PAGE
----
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He Grew Up In Baghdad. Now He’s A Paratrooper With The 82nd Airborne
Editor’s note: This post has been adapted from an original story by Army Sgt. Anthony Hewitt, 3rd Brigade Combat Team, 82nd Airborne Division. You can read that story here.
In 2015, Army Sgt. Ali Alsaeedy was deployed to a residential area in Baghdad, Iraq with the 82nd Airborne’s 307th Brigade Engineer Battalion, as part of the ongoing military campaign against the Islamic State in Iraq and Syria. But unlike every other soldier in his unit, he knew the customs, the language and the people, and not just because of his training; he had been deployed to the same city — and same neighborhood — where he grew up.
Alsaeedy had a pretty normal childhood growing up in Baghdad in the 1980s. The son of an Iraqi Army officer, he played basketball, walked to school, and grew close with the kids in his neighborhood. Sure, “there were negatives in politics,” but on the whole “everything was fine,” he said in a Department of Defense news release.
A few years before the U.S. invasion, Alsaeedy enrolled at the University of Baghdad to study biochemical engineering, but with the ouster of Saddam Hussein’s regime and the country’s plunge into sectarian violence, the once peaceful life Alsaeedy, his five brothers, and one sister once enjoyed was gone.
“We felt there was not going to be any more tyranny system or sects of families taking over the country, doing whatever they felt they wanted,” Alsaeedy said. “So we believed in the change and welcomed it."
Life in Iraq wasn’t easy following the invasion, and work was scarce after Alsaeedy graduated from college. So Alsaeedy took on whatever work he could find, though he always wanted more. "It was not just about money or security,” he said. “It was about being a part of something important to me.”
In 2005, Alsaeedy was working as an information and networking specialist for a satellite communications company when he got his lucky break: the U.S. military base at Al-Qa'im, near the border of Iraq and Syria, needed someone to handle setting up their internet network. Alsaeedy, who’s fluent in English, got the job, and for the next five years he worked alongside and became close with American troops in Iraq. “They were trustful, pleasant and respectful; they integrated me into their brotherhood," Alsaeedy said.
By 2010, he’d met his five year requirement to apply for a special immigrant visa, and was lucky enough to get one, settling in Norfolk, Virginia and settled there for a time, but that feeling, that itch, came back — Alsaeedy wanted to do more for his adopted country.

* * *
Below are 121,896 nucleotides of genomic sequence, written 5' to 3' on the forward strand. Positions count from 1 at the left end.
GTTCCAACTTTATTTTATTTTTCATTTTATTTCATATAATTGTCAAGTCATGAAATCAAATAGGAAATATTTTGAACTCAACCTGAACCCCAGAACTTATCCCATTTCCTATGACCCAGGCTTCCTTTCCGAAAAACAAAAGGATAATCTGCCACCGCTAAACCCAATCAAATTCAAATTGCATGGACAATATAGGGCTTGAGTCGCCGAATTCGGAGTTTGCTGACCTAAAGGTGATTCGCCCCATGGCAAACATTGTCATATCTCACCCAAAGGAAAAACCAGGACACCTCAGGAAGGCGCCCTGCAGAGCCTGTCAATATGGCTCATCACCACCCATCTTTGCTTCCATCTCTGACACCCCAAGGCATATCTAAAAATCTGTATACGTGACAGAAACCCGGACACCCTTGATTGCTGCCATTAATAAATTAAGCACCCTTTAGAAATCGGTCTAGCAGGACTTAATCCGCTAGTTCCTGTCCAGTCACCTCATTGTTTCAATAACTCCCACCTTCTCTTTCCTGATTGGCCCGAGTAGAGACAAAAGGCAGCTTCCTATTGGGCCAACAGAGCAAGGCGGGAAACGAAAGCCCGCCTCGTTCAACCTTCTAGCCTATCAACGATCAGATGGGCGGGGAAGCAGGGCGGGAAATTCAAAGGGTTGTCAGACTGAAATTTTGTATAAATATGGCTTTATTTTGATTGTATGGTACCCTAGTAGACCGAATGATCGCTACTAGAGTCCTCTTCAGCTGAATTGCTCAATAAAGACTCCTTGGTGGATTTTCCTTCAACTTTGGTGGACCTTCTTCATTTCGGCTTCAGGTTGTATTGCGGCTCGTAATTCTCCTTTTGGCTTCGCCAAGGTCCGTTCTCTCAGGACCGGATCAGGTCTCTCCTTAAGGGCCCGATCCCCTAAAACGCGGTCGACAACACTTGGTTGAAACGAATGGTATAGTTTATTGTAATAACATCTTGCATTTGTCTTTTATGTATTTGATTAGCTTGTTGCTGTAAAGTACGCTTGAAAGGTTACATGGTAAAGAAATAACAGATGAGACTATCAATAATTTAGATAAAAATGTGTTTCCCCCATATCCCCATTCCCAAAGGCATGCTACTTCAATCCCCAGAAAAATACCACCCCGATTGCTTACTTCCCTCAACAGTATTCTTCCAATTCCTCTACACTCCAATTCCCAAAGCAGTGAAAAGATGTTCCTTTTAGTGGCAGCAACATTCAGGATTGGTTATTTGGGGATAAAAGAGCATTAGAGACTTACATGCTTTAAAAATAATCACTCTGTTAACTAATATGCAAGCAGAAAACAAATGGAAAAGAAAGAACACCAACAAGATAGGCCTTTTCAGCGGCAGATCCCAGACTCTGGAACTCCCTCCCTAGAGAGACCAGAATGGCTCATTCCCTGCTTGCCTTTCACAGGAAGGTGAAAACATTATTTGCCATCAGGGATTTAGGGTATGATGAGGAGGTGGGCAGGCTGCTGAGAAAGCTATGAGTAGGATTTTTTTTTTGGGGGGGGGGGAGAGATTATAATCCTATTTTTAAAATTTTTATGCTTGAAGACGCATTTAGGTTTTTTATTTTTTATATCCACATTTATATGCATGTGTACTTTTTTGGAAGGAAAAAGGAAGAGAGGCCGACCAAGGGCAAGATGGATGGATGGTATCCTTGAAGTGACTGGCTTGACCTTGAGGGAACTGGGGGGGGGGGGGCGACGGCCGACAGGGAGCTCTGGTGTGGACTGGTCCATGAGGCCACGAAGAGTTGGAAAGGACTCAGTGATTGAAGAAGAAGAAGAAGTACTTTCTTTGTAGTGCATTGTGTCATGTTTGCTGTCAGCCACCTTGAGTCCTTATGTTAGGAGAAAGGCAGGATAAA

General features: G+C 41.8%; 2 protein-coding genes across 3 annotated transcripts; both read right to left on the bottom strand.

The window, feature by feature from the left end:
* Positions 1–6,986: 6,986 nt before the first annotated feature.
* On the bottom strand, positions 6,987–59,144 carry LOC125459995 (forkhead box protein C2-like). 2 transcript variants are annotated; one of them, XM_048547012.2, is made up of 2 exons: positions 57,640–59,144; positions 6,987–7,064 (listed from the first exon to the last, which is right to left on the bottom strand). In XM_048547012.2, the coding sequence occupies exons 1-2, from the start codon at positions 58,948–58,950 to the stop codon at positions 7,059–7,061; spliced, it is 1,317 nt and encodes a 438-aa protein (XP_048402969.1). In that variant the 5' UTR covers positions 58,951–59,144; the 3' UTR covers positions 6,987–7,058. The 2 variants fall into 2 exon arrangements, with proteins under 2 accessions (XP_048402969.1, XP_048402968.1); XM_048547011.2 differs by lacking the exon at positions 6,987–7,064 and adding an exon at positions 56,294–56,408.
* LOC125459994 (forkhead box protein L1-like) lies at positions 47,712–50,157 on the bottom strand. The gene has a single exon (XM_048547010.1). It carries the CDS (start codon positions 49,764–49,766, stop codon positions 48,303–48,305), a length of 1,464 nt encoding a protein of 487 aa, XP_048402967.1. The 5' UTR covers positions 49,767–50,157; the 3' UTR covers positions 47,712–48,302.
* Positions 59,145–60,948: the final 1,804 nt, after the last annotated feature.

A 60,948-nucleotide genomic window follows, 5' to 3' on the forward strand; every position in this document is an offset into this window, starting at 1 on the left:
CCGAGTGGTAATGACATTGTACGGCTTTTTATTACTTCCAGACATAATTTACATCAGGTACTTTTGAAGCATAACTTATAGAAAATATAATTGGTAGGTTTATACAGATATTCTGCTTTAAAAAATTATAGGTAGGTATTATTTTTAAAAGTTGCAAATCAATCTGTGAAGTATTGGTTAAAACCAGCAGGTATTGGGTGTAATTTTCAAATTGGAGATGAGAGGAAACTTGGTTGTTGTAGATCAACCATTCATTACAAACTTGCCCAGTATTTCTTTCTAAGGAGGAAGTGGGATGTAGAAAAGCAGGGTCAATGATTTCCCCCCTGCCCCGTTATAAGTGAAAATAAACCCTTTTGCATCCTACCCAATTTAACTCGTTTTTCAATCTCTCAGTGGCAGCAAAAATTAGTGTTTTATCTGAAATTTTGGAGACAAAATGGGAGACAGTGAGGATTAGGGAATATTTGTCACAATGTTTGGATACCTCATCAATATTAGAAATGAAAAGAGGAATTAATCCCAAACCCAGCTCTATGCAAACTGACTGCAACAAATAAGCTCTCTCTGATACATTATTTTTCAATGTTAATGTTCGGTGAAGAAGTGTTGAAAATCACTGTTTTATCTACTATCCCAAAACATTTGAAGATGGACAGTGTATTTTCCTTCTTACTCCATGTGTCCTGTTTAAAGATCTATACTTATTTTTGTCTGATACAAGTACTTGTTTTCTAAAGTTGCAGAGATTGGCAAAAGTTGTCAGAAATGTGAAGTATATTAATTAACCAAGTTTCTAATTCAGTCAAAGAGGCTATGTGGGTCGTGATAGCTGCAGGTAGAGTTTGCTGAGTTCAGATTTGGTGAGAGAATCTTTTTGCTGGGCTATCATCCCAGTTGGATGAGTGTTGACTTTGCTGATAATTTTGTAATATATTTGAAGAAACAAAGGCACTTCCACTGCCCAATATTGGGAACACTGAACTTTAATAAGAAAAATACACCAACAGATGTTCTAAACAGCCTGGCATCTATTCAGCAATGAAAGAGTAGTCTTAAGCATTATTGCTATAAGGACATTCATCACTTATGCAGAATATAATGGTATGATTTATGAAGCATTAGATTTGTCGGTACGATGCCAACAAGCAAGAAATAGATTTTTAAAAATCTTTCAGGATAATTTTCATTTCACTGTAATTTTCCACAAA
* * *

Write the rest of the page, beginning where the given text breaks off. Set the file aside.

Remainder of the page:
In August 2013, Alsaeedy enlisted in the Army as a combat engineer. After basic and advanced individual training at Fort Leonard Wood in Missouri, he went off to Georgia for U.S. Army Airborne School at Fort Benning.
When Alsaeedy eventually returned to his old neighborhood in Baghdad, Iraq in 2015, he did so as a paratrooper with the 82nd Airborne, 307th Brigade Engineer Battalion, 3rd Brigade Combat Team.
"My real dream was to return to Iraq," Alsaeedy said. "I wanted to be an asset to the unit. I had the language, the background and culture. I knew if I ever went back, I would put myself out there to be as valuable as I could for the 307th."
After his deployment, where he picked up the rank of sergeant and became the first service member in Operation Inherent Resolve to receive a battlefield promotion, Alsaeedy headed off to Ranger school at Fort Benning — and passed.
“I am just so grateful. I cannot put into words how I feel, landing the opportunity during the mid-2000s to becoming a citizen, a soldier deployed to my hometown and a Ranger," he said. "The Army adopted me, and I am forever in debt to the most professional and perfect organization: the 82nd Airborne.”
For U.S. service members who have fought alongside the Kurds, President Donald Trump's decision to approve repositioning U.S. forces in Syria ahead of Turkey's invasion is a naked betrayal of valued allies.
"I am ashamed for the first time in my career," one unnamed special operator told Fox News Jennifer Griffin.
In a Twitter thread that went viral, Griffin wrote the soldier told her the Kurds were continuing to support the United States by guarding tens of thousands of ISIS prisoners even though Turkey had nullified an arrangement under which U.S. and Turkish troops were conducting joint patrols in northeastern Syria to allow the Kurdish People's Protection Units, or YPG, to withdraw.
"The Kurds are sticking by us," the soldier told Griffin. "No other partner I have ever dealt with would stand by us."
Defense Secretary Mark Esper has confirmed that a nightmare scenario has come to pass: Captured ISIS fighters are escaping as a result of Turkey's invasion of Kurdish-held northeast Syria.
Turkey's incursion has led to "the release of many dangerous ISIS detainees," Esper said in a statement on Monday.
Video footage of a purported "bombing of Kurd civilians" by Turkish military forces shown on ABC News appeared to be a nighttime firing of tracer rounds at a Kentucky gun range.
The U.S. military's seemingly never-ending mission supporting civil authorities along the southwestern border will last at least another year.
On Sept. 3, Defense Secretary Mark Esper approved a request from the Department of Homeland Security to provide a total of up to 5,500 troops along the border until Sept. 30, 2020, Lt. Gen. Laura Richardson, commander of U.S. Army North, said on Monday.